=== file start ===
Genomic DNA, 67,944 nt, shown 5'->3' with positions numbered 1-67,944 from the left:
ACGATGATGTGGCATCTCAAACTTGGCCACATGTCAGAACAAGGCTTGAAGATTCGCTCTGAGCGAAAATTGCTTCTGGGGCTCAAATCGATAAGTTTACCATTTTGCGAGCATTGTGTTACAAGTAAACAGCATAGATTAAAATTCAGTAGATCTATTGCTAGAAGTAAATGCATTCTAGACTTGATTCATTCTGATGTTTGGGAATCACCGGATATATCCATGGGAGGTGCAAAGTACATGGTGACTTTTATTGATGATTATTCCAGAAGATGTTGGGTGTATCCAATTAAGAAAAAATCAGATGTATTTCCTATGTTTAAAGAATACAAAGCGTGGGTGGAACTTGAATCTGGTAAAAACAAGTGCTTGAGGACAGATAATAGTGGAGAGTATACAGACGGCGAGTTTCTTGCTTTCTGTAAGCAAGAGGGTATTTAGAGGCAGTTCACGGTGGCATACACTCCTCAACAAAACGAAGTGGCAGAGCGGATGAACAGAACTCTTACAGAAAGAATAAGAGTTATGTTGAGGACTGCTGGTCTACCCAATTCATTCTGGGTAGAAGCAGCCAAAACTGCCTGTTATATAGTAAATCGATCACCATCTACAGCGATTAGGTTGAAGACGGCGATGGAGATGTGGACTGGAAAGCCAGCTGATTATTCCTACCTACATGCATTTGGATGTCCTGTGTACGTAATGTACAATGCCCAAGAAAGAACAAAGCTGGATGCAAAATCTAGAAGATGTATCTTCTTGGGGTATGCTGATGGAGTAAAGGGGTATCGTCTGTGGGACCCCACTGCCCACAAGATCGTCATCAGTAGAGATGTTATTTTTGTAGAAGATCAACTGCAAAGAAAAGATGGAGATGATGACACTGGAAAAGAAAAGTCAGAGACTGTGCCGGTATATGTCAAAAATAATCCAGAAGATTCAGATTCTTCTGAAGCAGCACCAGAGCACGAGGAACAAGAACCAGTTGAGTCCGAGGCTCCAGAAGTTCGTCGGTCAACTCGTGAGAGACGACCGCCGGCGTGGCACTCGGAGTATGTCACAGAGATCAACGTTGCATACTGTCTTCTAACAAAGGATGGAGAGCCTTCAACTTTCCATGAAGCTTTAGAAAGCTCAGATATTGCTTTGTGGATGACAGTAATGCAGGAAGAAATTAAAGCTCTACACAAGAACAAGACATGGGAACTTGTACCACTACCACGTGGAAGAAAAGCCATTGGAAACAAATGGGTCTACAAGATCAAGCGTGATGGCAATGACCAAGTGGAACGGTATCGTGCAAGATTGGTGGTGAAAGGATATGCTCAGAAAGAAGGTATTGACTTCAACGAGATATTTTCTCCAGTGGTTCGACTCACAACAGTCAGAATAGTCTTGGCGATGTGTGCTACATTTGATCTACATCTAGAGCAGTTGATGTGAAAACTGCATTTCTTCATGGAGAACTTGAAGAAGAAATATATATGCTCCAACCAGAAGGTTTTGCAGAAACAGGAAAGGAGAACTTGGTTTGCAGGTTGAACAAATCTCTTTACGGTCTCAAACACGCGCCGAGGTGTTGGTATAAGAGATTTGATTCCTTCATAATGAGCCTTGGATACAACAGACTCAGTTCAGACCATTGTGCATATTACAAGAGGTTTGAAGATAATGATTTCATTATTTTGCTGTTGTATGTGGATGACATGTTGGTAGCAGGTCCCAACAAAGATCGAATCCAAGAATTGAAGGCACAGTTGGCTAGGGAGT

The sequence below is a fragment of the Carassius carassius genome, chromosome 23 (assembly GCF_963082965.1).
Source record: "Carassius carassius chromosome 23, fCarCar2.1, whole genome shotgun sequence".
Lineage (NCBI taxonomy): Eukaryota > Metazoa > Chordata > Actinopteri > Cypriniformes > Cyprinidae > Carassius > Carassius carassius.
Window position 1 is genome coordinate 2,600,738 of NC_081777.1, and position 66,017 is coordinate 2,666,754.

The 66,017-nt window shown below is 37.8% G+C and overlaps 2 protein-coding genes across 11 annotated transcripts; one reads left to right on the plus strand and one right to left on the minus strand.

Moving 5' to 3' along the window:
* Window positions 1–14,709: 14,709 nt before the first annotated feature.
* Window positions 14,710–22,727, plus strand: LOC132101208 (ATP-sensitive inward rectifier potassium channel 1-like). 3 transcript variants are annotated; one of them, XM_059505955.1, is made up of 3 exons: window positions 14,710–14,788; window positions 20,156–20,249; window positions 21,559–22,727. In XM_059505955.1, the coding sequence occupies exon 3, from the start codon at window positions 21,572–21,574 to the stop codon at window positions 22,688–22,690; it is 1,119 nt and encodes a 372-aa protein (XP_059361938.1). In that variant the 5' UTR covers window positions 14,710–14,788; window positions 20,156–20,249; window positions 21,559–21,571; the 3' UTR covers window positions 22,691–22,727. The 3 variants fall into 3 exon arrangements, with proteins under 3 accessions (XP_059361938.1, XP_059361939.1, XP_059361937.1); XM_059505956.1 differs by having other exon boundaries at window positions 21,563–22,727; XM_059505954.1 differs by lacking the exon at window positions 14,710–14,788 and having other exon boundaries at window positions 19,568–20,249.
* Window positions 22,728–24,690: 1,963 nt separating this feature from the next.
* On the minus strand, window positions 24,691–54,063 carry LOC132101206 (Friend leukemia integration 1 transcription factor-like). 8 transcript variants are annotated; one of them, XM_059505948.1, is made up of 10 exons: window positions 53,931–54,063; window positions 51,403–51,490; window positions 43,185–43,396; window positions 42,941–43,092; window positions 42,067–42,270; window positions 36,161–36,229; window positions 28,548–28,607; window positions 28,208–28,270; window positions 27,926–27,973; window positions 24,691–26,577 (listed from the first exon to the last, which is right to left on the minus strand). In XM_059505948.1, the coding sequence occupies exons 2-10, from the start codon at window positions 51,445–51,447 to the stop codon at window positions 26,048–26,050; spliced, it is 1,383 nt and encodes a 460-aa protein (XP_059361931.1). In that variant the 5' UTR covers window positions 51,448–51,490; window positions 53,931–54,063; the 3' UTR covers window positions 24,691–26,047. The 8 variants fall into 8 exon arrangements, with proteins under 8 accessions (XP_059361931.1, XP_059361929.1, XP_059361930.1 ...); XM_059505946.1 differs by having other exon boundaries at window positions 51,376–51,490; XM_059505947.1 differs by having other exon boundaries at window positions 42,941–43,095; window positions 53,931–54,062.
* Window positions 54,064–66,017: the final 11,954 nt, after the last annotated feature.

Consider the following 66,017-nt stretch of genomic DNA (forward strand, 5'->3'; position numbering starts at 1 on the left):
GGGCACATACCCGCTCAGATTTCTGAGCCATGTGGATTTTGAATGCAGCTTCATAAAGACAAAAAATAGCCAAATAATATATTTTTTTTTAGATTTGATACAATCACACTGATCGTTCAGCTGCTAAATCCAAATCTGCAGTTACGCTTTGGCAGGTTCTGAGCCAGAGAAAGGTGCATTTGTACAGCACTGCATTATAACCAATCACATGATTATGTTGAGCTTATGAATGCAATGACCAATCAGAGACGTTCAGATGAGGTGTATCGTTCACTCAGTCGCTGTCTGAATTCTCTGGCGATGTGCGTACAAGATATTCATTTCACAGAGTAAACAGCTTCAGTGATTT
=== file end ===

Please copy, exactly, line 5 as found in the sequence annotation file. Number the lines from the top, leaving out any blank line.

Lineage (NCBI taxonomy): Eukaryota > Metazoa > Chordata > Actinopteri > Cypriniformes > Cyprinidae > Carassius > Carassius carassius.